In 1918, the world seems on the verge of apocalypse. Americans roam the streets in gauze masks to ward off the deadly Spanish influenza, and the government ships young men to the front lines of a brutal war, creating an atmosphere of fear and confusion. Sixteen-year-old Mary Shelley Black watches as desperate mourners flock to séances and spirit photographers for comfort, but she herself has never believed in ghosts. At her bleakest moment, however, she’s forced to rethink her entire way of looking at life and ...
In 1918, the world seems on the verge of apocalypse. Americans roam the streets in gauze masks to ward off the deadly Spanish influenza, and the government ships young men to the front lines of a brutal war, creating an atmosphere of fear and confusion. Sixteen-year-old Mary Shelley Black watches as desperate mourners flock to séances and spirit photographers for comfort, but she herself has never believed in ghosts. At her bleakest moment, however, she’s forced to rethink her entire way of looking at life and death, for her first love—a boy who died in battle—returns in spirit form. But what does he want from her?
Featuring haunting archival early-20th-century photographs, this is a tense, romantic story set in a past that is eerily like our own time.
Sixteen-year-old Mary Shelley Black lives up to her striking name—she’s a curious girl fascinated by science, living in 1918, “a year the devil designed,” as Mary puts it. With WWI raging on and Mary’s father on trial for treason, she goes to live with her Aunt Eva in San Diego, Calif., even as influenza sweeps across America, devastating the population and rendering those left behind paranoid and weary. Grieving for her childhood beau Stephen, who died while fighting overseas with the Army, Mary goes outside during a thunderstorm and is struck dead by lightning—for a few minutes. When Mary comes to, she discovers she can communicate with the dead, including Stephen. Winters’s masterful debut novel is an impressively researched marriage of the tragedies of wartime, the 1918 flu epidemic, the contemporaneous Spiritualism craze, and a chilling love story and mystery. Unsettling b&w period photographs appear throughout, à la Ransom Riggs’s Miss Peregrine’s Home for Peculiar Children, greatly adding to the novel’s deliciously creepy atmosphere. Ages 12–up. Agent: Barbara Poelle, Irene Goodman Agency. (Apr.)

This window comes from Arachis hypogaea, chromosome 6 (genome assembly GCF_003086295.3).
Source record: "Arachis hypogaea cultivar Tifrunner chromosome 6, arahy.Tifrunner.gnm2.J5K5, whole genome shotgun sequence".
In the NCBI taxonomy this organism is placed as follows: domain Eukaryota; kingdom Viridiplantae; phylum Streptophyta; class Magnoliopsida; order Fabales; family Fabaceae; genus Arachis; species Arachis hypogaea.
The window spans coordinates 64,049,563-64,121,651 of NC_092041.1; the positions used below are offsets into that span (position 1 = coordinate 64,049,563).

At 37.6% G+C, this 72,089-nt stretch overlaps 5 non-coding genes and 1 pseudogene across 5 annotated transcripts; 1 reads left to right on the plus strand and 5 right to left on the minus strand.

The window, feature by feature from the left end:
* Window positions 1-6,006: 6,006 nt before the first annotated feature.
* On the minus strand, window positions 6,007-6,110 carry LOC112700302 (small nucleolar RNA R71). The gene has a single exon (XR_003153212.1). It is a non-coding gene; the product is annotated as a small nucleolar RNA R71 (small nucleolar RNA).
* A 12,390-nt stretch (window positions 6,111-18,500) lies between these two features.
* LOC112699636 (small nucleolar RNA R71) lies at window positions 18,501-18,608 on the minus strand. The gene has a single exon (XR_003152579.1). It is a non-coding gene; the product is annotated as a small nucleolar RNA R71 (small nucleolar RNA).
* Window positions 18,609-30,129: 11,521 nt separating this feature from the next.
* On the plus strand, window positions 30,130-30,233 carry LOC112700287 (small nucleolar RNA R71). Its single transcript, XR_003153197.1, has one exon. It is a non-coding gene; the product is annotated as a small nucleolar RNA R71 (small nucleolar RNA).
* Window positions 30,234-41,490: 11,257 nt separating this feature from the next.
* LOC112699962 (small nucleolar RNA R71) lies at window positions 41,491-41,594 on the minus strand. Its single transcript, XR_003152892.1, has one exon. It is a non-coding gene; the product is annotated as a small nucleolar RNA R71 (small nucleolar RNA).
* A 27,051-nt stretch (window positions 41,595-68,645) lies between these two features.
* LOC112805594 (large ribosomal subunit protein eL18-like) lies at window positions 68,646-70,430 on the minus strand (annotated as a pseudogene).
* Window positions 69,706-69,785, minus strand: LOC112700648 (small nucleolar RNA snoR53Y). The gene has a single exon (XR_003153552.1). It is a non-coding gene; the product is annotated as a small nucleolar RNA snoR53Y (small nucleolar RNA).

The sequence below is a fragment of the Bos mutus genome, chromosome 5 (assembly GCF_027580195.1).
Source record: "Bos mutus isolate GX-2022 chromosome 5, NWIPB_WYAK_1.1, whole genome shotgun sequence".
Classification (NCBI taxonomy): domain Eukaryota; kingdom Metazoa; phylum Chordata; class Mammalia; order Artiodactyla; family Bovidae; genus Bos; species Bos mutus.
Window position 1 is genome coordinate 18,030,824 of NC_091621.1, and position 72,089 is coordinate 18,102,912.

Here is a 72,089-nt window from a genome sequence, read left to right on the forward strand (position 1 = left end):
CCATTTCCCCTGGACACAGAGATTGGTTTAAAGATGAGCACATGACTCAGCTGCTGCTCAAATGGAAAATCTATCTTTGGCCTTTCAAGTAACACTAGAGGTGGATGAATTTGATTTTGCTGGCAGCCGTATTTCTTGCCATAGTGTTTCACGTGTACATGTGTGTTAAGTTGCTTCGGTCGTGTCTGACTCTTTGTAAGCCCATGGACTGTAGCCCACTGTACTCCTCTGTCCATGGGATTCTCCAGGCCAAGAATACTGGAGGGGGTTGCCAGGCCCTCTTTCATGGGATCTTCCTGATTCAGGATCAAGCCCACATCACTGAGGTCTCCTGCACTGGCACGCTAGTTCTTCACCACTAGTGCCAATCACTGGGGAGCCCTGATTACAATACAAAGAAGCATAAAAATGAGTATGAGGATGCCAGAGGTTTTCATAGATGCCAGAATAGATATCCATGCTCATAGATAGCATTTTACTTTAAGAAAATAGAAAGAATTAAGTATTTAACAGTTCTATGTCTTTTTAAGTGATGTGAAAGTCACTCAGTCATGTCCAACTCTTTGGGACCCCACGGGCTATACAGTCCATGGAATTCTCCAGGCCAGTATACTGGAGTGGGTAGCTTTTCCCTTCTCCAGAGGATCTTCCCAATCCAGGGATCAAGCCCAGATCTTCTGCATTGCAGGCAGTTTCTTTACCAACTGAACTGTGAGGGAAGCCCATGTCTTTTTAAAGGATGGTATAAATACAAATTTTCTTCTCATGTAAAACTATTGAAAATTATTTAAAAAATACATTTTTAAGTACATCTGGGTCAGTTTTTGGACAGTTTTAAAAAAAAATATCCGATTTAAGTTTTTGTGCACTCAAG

- Diane Colson
In 1918, a virulent influenza virus is raging across the nation, while an endless war in Europe continues to devour young soldiers in its terrible trenches. Sixteen-year-old Mary Shelley Black is seriously tired of wearing surgical masks and stinking of onion. When her father is arrested for treason, Mary Shelley travels to San Diego to stay with her aunt Eva. This also serves as an opportunity for her to reconnect with the special guy she has known since childhood, Stephen. She catches him on the day before he leaves to fight in the war. Nevertheless, their passionate last meeting is enough to establish the love they must now express through letter writing . . . until Stephen's letters stop coming. The nearness of death creates constant tension in this novel. All of the historical elements—fascination with seances, women working long days in factories, young men severely disfigured by the war—are rolled naturally into Mary Shelley's quest to discover Stephen's fate. Romance fans will love Stephen's ghostly visits to Mary Shelley, confirming that their romance is as steamy as ever. Mystery lovers will enjoy the satisfactory resolution of the puzzle. Of particular interest is Winters's treatment of the condition of "shell shock," which becomes relevant each time there is a war. Recommend this title to fans of Libba Bray's The Diviners (Little, Brown 2012/Voya August 2012). Reviewer: Diane Colson
- Kasey Giard